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BOTH IN REFERENCE TO ITS INTERNAL AFFAIRS, AND
IN TWO SERIES OF ESSAYS,
TO THE PEOPLE OF GEORGIA.
TllE worst condition into which either men or nations may be placed ty the hand of power, receives some alleviation from the fact, thattheir sufferings have not proceeded from an abuse of principle, and much less from a want of understanding. Tolbse a privilege by fraud W force, is nothing to the same misfortune produced by folly or weakness'; and there is a firmness in hhmari nature equal tb every misery, except that which is criminal from profligacy, or contemptible from ignoranCd.— That your rights have been invaded by the former will now scarcely be doubted; and if they should be finally lost, there is some consolation in the recollection that no part of the latter Can enter into the reproach of your calamity. All will accord to you this truth, that you will have gone down protesting to the last against that usurpation which shall have triumphed over your liberties.
Our conflict with the General Government seems destined never to end; and whether for the sake of revenge or example, this state is pursued with a spirit of injury, and a temper of insult, as reckless of consequences as unrelenting in purpose.
The Essays which are now presented to the public iri a more consolidated form, were written at a time of great state excitement; and though they contain some things which refer to a question that greatly agitated the people of Georgia, the final settlement of which has restored the public feeling to comparative harmony, and on that account might be forgotten; yet they contain others in relation to the exercise of power on the part of the General Government that is altogether worthy of perpetuation. It is also believed they present a statement of facts, and embrace a course of reasoning calculated, in some degree, to break the force of that last, though not least, attack upon the character of Georgia, distinguished by the name of " EVERETT'S REPORT."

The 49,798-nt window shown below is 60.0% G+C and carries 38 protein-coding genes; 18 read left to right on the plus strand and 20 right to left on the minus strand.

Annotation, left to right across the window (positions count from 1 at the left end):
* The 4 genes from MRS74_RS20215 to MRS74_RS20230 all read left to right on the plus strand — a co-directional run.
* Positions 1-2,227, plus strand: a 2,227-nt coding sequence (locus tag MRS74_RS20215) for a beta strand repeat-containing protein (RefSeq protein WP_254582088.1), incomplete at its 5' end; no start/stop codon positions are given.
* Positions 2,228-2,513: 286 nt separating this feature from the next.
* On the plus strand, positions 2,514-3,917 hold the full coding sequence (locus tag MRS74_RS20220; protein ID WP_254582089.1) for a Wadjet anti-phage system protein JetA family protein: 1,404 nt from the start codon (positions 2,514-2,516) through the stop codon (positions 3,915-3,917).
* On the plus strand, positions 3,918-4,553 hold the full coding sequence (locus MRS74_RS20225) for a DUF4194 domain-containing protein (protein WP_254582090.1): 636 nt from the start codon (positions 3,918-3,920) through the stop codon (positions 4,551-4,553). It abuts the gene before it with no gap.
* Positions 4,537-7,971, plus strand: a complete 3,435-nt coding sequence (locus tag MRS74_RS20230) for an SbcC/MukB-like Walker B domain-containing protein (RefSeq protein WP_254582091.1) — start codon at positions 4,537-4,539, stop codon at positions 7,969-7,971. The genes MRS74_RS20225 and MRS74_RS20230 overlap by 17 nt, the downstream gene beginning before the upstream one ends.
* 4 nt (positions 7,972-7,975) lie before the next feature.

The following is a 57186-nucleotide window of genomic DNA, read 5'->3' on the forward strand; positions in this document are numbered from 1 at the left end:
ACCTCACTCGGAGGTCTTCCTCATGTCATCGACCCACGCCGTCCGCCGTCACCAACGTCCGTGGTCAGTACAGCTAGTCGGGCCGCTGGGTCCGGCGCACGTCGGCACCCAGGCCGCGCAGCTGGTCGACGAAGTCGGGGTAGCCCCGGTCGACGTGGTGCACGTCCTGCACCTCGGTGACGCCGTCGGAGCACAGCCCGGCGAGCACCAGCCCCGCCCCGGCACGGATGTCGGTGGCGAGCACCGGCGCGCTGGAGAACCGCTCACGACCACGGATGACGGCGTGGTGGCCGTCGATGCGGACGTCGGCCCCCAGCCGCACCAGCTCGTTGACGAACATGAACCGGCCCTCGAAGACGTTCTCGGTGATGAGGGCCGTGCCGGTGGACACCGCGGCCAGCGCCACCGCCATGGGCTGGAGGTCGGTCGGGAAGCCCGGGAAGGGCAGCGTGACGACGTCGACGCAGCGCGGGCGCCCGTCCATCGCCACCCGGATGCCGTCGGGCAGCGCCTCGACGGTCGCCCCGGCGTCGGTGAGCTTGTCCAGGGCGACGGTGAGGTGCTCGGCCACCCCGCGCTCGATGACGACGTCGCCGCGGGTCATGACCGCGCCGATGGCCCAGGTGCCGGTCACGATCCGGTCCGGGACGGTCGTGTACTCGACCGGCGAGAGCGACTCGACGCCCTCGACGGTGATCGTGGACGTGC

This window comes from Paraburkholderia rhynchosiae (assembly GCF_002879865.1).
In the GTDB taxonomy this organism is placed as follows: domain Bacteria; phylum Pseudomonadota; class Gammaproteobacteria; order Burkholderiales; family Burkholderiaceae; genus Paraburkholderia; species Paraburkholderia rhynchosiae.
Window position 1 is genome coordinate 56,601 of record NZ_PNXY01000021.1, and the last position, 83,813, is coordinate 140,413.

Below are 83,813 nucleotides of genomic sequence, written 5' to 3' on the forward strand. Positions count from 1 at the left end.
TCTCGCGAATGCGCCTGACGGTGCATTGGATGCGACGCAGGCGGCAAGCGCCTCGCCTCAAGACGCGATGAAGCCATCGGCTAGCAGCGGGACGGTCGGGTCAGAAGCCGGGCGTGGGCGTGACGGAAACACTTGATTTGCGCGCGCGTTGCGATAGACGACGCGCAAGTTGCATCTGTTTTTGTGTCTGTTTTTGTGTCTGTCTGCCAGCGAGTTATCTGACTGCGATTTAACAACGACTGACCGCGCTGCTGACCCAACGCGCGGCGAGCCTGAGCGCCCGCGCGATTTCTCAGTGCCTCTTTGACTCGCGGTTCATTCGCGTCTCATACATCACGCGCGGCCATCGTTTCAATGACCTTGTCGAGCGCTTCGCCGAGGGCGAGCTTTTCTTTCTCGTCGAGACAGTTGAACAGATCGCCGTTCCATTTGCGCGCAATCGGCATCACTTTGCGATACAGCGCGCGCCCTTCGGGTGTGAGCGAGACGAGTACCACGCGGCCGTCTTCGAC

This fresh instance of outrage, committed in violation of all the social moralities of life, without regard to common decency, so unmindful of public character and private reputation, is not felt and resented as becomes the people of Georgia; and there can be no other reason why it has not produced one wide and universal burst of indignation, than that its unwieldy form has prevented a knowledge «f its contents.
The limits of this address cannot afford a proper view of its character ; but it may be safely pronounced one of the most ungracious Libels that was ever uttered against any people in any country. It'is a cool, deliberate, and premeditated slander against a sister State, into which there has entered the most studied and malignant intention to disgrace her standing at home, and to degrade her reputation abroad: and to render the mischief more certain in its purpose, and more deadly in its ef